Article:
For many of the tech companies that made debuts to great fanfare on Canadian exchanges since the pandemic began, the post-IPO hangover has been brutal.
Stocks whose initial public offerings were heavily oversubscribed as a result of ravenous investor appetite earlier in the year are now struggling to find shareholder support.
The biggest casualties of the 2021 class of tech newcomers have seen their share prices plunge by more than half from their highs of the year to date, with names such as Thinkific Labs Inc. , Farmers Edge Inc. and Magnet Forensics Inc. among the hardest hit.
The group’s sell-off has gained speed in recent weeks as investors globally have rotated out of technology stocks for fear of rising interest rates and inflation.
“We’re hopeful that there’s going to be a bounce-back for many of these companies,” said Ron Shuttleworth, a partner at Toronto-based Oak Hill Financial. “These stocks are definitely on sale going into the new year. The question is whether there will be enough buyers.”
Tech investors in Canada suddenly have much more to choose from – perhaps too much.
In the decade prior to the pandemic, the IPO market in Canada largely laid dormant. In 2019, there was a grand total of four new issues on the Toronto Stock Exchange.
That trend started to reverse last year, as surging pandemic-era stock markets raised the appeal of going public for earlier-stage companies, particularly in Canada’s burgeoning tech sector.
Up until the end of October, 29 companies have started trading on the TSX, having raised $8.1-billion, according to TSX data. That’s more activity than in any full calendar year going back a decade.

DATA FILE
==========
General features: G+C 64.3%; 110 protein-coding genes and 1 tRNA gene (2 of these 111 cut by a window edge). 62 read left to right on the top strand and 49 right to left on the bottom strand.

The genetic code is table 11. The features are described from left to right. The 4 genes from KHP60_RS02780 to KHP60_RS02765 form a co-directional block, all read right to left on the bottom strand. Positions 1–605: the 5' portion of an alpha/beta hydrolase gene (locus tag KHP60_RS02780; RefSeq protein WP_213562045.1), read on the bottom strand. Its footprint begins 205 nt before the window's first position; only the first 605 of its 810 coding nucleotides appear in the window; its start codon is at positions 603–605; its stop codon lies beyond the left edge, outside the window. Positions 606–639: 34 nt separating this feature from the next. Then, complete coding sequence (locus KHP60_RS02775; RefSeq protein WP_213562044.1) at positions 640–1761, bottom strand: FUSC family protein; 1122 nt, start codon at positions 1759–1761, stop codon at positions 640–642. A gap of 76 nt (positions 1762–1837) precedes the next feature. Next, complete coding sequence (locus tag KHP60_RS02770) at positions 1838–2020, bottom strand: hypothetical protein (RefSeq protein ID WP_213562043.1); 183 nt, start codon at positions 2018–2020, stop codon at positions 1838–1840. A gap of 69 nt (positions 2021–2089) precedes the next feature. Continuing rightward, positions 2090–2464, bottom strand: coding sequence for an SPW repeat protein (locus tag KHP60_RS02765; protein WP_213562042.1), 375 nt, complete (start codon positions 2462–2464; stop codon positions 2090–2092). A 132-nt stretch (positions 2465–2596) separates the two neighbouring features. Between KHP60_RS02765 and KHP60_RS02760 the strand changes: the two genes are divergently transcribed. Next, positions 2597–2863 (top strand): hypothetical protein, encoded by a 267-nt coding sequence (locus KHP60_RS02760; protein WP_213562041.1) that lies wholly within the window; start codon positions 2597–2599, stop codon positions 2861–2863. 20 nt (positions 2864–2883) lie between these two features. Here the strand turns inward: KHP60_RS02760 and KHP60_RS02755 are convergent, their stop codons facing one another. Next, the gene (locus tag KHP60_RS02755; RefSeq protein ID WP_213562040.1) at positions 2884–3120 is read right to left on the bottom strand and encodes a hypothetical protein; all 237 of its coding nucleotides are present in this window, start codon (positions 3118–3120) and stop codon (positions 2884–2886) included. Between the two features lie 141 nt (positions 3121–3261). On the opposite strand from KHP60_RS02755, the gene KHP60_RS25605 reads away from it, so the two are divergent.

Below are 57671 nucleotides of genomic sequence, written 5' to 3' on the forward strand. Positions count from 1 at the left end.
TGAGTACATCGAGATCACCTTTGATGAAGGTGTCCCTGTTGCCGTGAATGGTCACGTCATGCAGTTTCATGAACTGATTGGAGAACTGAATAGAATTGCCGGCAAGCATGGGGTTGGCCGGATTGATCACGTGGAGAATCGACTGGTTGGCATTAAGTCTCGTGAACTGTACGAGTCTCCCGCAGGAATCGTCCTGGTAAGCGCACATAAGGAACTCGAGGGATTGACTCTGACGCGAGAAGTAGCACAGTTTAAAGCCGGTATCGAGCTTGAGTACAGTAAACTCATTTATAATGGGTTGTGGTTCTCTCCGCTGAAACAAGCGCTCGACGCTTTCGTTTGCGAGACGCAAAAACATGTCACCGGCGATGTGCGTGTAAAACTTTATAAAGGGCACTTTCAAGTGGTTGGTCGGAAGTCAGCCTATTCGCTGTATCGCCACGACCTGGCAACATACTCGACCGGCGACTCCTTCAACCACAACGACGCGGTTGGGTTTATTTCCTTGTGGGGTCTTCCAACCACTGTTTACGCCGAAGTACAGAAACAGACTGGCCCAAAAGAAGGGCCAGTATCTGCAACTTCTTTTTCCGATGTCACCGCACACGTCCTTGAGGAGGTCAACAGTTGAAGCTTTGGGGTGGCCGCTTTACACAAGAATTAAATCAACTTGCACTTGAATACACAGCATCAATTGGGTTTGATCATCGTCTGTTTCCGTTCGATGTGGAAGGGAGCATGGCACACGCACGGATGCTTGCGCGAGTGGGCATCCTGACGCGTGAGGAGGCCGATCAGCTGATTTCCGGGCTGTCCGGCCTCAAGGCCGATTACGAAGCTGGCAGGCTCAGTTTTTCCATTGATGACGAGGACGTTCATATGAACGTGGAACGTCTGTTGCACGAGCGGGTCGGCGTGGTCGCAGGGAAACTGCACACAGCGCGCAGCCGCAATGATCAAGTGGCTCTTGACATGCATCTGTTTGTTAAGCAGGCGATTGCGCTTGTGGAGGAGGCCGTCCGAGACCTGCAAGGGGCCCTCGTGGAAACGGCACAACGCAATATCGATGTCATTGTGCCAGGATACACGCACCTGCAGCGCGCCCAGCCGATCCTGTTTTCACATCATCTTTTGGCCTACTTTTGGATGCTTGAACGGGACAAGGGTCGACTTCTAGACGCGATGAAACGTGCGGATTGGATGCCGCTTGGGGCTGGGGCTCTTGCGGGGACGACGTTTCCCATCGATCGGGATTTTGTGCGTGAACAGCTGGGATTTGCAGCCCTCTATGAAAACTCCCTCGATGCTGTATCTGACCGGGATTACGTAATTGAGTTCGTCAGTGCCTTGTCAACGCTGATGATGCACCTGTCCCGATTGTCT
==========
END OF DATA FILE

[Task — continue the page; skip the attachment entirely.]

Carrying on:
A wave of new listings followed, including payments processor Nuvei Corp. , telemedicine startup MindBeacon Holdings Inc. and Telus Corp. spinout Telus International (Cda) Inc. , all to intense investor demand.
ATB Capital Markets analyst Martin Toner tracks 12 tech companies that completed their IPOs on the TSX this year, having raised $1.8-billion.
“We believe the space has been saturated by the high number of technology IPOs, with growth capital being spread thin across the various companies,” Mr. Toner wrote in a recent note.
“Several of these recent IPOs are fairly small, and more susceptible to selloffs given they do not have an established shareholder base nor do most of them have wide institutional support yet.”
Several companies went public amid a global investor frenzy for tech stocks, which have generally driven market gains for much of the pandemic-era bull market. That trade, however, has lost some of its lustre as inflation has refused to fade as expected.
With persistent enough inflation, interest rates may have to be raised sooner than expected, which is bad news for high-growth, high-valuation tech stocks.
Over the past six weeks, the global inflation story has squeezed trading multiples on everything from the mighty U.S. IT and internet names to small-cap Canadian tech. The selling pressure has been exacerbated by tax-loss selling season, in which many investors unload poor performers as a tax manoeuvre.
It’s disappointing to see so little public-market support for Canada’s younger tech names, Mr. Shuttleworth said.
“Two or three years ago, everyone in the capital markets complained that there weren’t any deals, nobody’s going public. Now we have all these IPOs, and investors have abandoned them.”
Companies that are executing well and have positive analyst coverage are among the casualties, Mr. Shuttleworth said, naming Think Research Corp. , BBTV Holdings Inc. and Xybion Digital Inc. as top picks.
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